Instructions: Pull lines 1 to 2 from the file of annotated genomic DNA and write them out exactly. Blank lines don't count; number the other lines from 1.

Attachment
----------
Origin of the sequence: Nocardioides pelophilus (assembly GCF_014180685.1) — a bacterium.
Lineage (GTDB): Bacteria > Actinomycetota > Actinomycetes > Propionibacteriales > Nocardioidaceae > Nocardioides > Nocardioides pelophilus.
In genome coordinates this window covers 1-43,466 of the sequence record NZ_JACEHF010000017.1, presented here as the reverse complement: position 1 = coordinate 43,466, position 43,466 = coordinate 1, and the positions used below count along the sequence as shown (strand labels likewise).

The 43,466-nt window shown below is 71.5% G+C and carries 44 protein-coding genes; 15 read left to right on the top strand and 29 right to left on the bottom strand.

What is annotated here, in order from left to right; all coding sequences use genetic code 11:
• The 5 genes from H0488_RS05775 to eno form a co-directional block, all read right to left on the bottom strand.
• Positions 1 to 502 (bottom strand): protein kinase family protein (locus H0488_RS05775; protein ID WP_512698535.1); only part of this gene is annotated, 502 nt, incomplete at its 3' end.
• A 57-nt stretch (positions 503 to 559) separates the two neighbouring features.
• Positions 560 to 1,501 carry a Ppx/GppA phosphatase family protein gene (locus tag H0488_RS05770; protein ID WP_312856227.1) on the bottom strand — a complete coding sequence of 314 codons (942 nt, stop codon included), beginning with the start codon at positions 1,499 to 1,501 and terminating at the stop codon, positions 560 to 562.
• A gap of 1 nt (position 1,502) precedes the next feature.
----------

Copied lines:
Origin of the sequence: Nocardioides pelophilus (assembly GCF_014180685.1) — a bacterium.
Lineage (GTDB): Bacteria > Actinomycetota > Actinomycetes > Propionibacteriales > Nocardioidaceae > Nocardioides > Nocardioides pelophilus.